Those of you who don't have the money for a complete intake upgrade could see a small improvement from a larger throttle body. It won't fit the FRPP intake if you decide to go that route later, but you'll probably see a few extra horses for less than $200. That said, we've seen more significant improvements from items such as a K&N filter, a larger air meter, under-drive pulleys, and exhaust components, so we'd go that route first on a simple bolt-on effort.

Exhaust
The available short-tube headers offer a generally accepted 7-10hp boost, but they are just a spoke in the wheel of a complete, high-flow exhaust system. Just as in 5.0 applications, the addition of high-flow cats and an after-cat system will be good for a few more ponies, not to mention a more commanding sound. For more serious intentions, long-tube headers are available from at least a couple of sources, including SHM. Sean Hyland believes these pipes to be worth 25-30 hp on a full-boogie deep breather, but he is the first to point out you'll never see these numbers on a nearly stock engine.

Camshafts
Certainly it's a double whammy when it comes to changing camshafts for the Two-Valve 4.6. Not only are two cams more complicated and time consuming to install than a more traditional V-8's single stick, but there's also the additional expense. The latter is a big reason we haven't seen cams offered through FRPP. As Andy Schwartz explained, they've yet to find enough extra power to justify the cost.

Keep in mind that FRPP's emphasis on excellent street manners is no doubt a contributing factor, but if you're willing to sacrifice some driveability for a stronger top-end charge, SHM can oblige. The company actually offers a couple of different grinds depending on your intent. First up are the billet sticks aimed at manual-trans applications, which Sean describes as "quite lumpy." Now we're talking! Featuring 0.495-inch lift and 230 degrees duration at 0.050, this setup claims about 30 extra horses when combined with FRPP heads, intake, and exhaust upgrades, though the cams aren't emissions legal.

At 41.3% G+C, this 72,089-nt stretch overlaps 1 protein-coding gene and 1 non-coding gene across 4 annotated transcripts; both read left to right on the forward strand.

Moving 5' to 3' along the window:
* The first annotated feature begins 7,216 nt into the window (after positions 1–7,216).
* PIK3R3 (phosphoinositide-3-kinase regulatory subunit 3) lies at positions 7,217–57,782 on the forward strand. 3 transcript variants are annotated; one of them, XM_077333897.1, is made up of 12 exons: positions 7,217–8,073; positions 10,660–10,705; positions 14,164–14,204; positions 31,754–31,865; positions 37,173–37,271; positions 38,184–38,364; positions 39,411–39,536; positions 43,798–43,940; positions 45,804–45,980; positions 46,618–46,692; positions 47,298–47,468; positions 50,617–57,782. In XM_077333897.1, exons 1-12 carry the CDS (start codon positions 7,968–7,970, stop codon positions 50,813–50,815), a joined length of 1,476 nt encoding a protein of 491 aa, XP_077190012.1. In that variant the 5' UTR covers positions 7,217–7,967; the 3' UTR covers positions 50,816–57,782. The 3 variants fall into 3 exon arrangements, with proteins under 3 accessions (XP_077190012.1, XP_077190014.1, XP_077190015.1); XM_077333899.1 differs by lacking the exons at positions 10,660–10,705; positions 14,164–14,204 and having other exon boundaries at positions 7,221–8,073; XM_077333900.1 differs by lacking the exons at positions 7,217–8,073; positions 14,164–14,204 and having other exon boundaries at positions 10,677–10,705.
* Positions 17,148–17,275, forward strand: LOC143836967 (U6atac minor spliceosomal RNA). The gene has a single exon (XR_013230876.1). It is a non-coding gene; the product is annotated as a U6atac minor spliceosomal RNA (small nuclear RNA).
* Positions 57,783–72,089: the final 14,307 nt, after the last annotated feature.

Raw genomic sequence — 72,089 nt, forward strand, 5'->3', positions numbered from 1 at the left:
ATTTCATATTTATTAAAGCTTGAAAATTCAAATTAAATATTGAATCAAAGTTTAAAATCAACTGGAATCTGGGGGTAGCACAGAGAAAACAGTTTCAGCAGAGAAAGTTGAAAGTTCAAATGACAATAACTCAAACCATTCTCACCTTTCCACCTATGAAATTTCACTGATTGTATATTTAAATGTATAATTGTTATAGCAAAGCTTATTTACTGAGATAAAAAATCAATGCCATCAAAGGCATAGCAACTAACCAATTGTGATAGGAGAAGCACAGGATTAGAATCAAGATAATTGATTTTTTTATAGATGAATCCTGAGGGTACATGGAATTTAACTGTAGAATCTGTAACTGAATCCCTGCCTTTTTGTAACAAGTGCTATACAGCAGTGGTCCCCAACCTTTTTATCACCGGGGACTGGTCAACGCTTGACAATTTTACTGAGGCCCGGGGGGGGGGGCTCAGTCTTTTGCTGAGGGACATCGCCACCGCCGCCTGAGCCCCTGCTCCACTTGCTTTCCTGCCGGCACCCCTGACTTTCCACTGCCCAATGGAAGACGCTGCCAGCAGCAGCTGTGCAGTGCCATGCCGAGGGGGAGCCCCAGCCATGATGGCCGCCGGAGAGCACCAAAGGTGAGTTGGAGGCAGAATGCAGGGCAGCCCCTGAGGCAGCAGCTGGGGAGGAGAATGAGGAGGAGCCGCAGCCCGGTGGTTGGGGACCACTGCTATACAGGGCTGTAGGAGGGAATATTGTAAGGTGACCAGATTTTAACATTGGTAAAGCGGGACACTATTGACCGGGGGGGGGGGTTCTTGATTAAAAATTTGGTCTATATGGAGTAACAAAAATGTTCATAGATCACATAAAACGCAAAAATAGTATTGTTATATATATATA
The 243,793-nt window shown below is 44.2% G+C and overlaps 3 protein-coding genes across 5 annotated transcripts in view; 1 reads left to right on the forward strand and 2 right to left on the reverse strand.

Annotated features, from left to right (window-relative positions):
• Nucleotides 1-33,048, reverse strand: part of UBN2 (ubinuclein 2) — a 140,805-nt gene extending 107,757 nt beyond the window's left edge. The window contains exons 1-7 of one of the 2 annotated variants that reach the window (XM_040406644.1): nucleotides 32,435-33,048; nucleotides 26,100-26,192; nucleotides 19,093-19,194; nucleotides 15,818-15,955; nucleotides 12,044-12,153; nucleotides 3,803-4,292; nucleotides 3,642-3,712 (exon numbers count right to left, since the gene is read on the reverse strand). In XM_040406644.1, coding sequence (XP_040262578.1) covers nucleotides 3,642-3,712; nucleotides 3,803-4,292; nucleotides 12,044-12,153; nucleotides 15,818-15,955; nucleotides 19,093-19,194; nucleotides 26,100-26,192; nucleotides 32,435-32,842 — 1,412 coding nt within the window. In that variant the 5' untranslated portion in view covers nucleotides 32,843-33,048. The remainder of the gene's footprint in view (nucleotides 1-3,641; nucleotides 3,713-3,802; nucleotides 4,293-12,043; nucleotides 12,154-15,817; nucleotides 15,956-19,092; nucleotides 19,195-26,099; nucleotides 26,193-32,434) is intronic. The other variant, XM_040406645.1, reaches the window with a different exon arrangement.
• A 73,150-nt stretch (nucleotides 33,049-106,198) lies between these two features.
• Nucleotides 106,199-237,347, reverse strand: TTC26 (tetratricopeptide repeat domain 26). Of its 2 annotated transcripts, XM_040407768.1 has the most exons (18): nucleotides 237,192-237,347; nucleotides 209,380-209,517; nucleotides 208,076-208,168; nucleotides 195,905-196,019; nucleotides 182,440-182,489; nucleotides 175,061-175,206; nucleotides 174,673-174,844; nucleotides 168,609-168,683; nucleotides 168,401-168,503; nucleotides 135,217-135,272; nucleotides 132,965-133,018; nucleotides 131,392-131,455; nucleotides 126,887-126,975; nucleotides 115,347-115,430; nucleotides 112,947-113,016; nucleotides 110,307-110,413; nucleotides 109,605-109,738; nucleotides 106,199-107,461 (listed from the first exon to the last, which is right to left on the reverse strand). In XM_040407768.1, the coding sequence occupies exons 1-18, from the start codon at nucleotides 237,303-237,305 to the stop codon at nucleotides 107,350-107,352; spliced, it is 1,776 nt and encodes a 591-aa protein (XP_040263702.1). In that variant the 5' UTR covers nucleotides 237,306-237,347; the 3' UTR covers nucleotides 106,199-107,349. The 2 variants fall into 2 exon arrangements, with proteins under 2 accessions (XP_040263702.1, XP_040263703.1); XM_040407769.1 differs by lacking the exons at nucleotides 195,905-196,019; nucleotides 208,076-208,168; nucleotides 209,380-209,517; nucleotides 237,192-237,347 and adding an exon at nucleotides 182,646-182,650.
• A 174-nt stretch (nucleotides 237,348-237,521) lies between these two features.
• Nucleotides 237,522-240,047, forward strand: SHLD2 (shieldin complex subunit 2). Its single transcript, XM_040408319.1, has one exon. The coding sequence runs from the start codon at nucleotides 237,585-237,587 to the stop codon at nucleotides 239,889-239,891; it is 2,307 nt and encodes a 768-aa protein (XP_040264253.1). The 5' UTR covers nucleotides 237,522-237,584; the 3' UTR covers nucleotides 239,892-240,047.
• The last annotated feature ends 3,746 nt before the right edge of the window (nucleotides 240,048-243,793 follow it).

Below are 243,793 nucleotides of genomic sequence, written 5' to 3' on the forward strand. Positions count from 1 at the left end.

Those running a slushbox would be better off with SHM's other duet, which are similar to the '99-2000 cams. They offer emissions compliance and better pricing since they aren't made of billet material, and they pick up about 8 hp.

Electronics
The ever-expanding world of electronic trickery is definitely available for the modular Two-Valve--ranging from computer chips and high-flow mass air meters to stand-alone programmable engine management. The latter includes a new Holley system, a Speed-Pro, and the high-brow MoTeC. We suggest you make the acquaintance of a qualified modular tuner if you're considering some of this serious hardware/software.

Power Adders
You knew we were going to end up here, didn't you? When considering the added cost and difficulty of installing power building heads and cams on the 4.6, big-time gains via force feeding appear better than ever. Perhaps this is why there's a wider variety of supercharging options than any other component in the Two-Valve arsenal. Nearly all the name blower manufacturers are up to speed on this application, along with a couple of names you might not normally associate with superchargers--Saleen and Allen Engine Development.

If it was tough for the supercharger manufacturers to package their wares in a full-to-the-brim modular engine compartment, it has to be even more so for those developing turbo systems. At this point, we know Incon Systems is looking at the modular engines. We hope others will join the fray soon.

While turbos are more difficult to package, nitrous oxide is quite adaptable and wins the biggest-bang-for-the-buck award on the Two-Valve modulars. Of course we all know the pitfalls of nitrous--it's only there when you turn on the switch, bottles need refilling, it isn't well suited to road racing/open track activities, and so on. Nevertheless, when it comes to 100hp boosts for less than a grand, nothing else can compete.